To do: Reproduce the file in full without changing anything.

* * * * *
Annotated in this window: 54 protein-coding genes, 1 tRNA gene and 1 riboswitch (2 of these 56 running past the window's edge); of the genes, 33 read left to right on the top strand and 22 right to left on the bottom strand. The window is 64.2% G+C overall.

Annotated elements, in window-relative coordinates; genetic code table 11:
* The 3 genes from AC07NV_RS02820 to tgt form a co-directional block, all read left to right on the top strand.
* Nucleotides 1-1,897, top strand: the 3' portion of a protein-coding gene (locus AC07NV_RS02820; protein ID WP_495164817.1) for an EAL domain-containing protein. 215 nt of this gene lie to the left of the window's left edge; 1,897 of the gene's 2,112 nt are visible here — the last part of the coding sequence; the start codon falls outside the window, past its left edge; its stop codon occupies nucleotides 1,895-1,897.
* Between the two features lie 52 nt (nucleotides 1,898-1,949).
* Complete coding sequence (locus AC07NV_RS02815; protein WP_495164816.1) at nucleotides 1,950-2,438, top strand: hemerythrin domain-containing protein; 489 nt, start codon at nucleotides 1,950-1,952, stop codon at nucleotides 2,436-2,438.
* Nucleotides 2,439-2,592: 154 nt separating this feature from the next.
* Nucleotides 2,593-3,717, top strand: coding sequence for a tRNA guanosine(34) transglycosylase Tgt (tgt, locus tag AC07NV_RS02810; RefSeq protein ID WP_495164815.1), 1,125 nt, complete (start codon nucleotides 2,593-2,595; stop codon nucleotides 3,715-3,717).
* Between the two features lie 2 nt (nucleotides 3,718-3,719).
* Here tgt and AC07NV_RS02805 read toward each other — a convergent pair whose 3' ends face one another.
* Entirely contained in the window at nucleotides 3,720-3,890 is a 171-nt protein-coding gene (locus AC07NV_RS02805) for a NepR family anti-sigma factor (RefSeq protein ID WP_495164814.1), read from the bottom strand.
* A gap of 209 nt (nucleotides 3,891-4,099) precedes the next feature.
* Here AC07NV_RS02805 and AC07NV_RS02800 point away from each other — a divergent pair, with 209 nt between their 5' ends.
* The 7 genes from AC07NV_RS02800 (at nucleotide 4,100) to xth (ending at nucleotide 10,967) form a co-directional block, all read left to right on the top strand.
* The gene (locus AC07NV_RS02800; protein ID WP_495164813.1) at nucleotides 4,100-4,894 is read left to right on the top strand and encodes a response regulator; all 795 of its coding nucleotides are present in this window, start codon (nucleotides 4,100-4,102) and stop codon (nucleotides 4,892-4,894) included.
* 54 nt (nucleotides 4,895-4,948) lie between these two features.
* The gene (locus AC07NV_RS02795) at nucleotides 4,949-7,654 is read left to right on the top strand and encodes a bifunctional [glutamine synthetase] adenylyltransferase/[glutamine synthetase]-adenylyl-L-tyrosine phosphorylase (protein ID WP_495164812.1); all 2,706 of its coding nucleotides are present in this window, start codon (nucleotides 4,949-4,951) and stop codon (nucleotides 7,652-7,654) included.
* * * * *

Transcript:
Annotated in this window: 54 protein-coding genes, 1 tRNA gene and 1 riboswitch (2 of these 56 running past the window's edge); of the genes, 33 read left to right on the top strand and 22 right to left on the bottom strand. The window is 64.2% G+C overall.

Annotated elements, in window-relative coordinates; genetic code table 11:
* The 3 genes from AC07NV_RS02820 to tgt form a co-directional block, all read left to right on the top strand.
* Nucleotides 1-1,897, top strand: the 3' portion of a protein-coding gene (locus AC07NV_RS02820; protein ID WP_495164817.1) for an EAL domain-containing protein. 215 nt of this gene lie to the left of the window's left edge; 1,897 of the gene's 2,112 nt are visible here — the last part of the coding sequence; the start codon falls outside the window, past its left edge; its stop codon occupies nucleotides 1,895-1,897.
* Between the two features lie 52 nt (nucleotides 1,898-1,949).
* Complete coding sequence (locus AC07NV_RS02815; protein WP_495164816.1) at nucleotides 1,950-2,438, top strand: hemerythrin domain-containing protein; 489 nt, start codon at nucleotides 1,950-1,952, stop codon at nucleotides 2,436-2,438.
* Nucleotides 2,439-2,592: 154 nt separating this feature from the next.
* Nucleotides 2,593-3,717, top strand: coding sequence for a tRNA guanosine(34) transglycosylase Tgt (tgt, locus tag AC07NV_RS02810; RefSeq protein ID WP_495164815.1), 1,125 nt, complete (start codon nucleotides 2,593-2,595; stop codon nucleotides 3,715-3,717).
* Between the two features lie 2 nt (nucleotides 3,718-3,719).
* Here tgt and AC07NV_RS02805 read toward each other — a convergent pair whose 3' ends face one another.
* Entirely contained in the window at nucleotides 3,720-3,890 is a 171-nt protein-coding gene (locus AC07NV_RS02805) for a NepR family anti-sigma factor (RefSeq protein ID WP_495164814.1), read from the bottom strand.
* A gap of 209 nt (nucleotides 3,891-4,099) precedes the next feature.
* Here AC07NV_RS02805 and AC07NV_RS02800 point away from each other — a divergent pair, with 209 nt between their 5' ends.
* The 7 genes from AC07NV_RS02800 (at nucleotide 4,100) to xth (ending at nucleotide 10,967) form a co-directional block, all read left to right on the top strand.
* The gene (locus AC07NV_RS02800; protein ID WP_495164813.1) at nucleotides 4,100-4,894 is read left to right on the top strand and encodes a response regulator; all 795 of its coding nucleotides are present in this window, start codon (nucleotides 4,100-4,102) and stop codon (nucleotides 4,892-4,894) included.
* 54 nt (nucleotides 4,895-4,948) lie between these two features.
* The gene (locus AC07NV_RS02795) at nucleotides 4,949-7,654 is read left to right on the top strand and encodes a bifunctional [glutamine synthetase] adenylyltransferase/[glutamine synthetase]-adenylyl-L-tyrosine phosphorylase (protein ID WP_495164812.1); all 2,706 of its coding nucleotides are present in this window, start codon (nucleotides 4,949-4,951) and stop codon (nucleotides 7,652-7,654) included.